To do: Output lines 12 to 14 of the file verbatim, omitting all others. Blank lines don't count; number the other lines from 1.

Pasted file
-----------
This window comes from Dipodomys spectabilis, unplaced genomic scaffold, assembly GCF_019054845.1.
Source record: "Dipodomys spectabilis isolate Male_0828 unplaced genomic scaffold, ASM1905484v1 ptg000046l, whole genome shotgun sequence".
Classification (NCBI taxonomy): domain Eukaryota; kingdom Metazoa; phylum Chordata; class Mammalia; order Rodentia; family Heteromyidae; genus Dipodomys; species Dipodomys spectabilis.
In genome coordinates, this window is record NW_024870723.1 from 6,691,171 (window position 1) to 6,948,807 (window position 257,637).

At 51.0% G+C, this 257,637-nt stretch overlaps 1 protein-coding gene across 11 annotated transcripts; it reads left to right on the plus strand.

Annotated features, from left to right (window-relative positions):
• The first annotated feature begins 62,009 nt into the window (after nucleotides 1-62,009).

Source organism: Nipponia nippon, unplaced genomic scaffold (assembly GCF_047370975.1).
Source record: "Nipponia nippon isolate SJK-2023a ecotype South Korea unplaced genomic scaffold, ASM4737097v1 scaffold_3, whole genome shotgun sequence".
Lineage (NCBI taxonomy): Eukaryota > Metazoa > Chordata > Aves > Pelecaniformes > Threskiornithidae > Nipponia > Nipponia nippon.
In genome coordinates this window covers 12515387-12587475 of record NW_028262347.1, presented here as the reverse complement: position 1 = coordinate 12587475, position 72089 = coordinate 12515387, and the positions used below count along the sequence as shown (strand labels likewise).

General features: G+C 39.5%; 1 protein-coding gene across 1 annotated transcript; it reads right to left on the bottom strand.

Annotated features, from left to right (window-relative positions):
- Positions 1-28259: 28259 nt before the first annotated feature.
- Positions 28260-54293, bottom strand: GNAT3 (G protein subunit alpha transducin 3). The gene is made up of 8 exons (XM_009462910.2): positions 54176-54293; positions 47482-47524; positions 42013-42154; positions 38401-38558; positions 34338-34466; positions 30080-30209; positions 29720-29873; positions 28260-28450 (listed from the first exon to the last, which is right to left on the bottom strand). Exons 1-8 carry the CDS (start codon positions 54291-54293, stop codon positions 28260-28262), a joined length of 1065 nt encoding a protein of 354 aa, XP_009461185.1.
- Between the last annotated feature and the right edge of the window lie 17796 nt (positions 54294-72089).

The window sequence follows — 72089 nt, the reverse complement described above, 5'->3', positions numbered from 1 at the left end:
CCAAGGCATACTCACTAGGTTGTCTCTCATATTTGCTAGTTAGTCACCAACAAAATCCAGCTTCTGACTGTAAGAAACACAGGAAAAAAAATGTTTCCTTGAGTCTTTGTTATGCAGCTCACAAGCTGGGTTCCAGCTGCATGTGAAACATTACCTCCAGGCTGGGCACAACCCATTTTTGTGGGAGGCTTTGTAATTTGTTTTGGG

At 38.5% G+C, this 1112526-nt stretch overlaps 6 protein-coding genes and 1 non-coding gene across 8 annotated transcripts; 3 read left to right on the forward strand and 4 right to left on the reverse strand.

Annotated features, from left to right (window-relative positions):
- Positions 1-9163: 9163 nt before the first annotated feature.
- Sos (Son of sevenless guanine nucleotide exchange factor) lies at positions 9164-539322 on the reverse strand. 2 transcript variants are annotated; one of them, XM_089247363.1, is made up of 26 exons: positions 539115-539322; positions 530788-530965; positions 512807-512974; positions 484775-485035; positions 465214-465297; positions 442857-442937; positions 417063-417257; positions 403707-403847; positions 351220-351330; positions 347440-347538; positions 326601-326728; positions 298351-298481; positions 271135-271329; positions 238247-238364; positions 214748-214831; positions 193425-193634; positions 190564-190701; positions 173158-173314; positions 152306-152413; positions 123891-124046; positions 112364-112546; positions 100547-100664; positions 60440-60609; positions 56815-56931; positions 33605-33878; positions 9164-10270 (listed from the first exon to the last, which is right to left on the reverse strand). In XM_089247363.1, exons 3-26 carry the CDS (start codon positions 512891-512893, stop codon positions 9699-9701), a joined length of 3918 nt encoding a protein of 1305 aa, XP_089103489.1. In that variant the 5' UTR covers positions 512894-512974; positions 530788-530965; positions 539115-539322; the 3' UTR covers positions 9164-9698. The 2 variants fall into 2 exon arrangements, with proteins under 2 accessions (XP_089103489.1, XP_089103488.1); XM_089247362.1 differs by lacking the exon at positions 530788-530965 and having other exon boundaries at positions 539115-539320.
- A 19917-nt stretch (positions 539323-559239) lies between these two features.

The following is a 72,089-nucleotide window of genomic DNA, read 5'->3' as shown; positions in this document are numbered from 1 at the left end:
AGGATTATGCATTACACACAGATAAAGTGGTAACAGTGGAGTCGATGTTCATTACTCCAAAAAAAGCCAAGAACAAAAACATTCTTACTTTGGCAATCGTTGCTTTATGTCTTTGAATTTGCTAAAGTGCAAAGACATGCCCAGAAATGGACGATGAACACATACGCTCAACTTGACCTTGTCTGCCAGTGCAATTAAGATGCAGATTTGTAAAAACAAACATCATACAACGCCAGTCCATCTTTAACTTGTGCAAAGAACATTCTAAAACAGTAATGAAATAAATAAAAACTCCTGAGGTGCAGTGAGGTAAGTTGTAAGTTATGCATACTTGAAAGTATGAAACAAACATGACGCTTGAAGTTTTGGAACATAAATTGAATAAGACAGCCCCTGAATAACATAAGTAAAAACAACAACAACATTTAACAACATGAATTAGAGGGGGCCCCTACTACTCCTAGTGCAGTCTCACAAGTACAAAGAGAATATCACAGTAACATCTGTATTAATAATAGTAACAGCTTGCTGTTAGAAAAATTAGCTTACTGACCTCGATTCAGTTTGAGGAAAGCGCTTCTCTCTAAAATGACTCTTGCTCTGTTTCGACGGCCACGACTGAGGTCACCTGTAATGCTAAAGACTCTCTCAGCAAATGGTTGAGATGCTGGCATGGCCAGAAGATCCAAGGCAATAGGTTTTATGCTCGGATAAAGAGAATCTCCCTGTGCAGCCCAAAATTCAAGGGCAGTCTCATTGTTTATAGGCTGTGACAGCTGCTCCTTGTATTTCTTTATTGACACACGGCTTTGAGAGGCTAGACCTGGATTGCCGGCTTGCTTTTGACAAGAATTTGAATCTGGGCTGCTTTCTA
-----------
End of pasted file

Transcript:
General features: G+C 39.5%; 1 protein-coding gene across 1 annotated transcript; it reads right to left on the bottom strand.

Annotated features, from left to right (window-relative positions):
- Positions 1-28259: 28259 nt before the first annotated feature.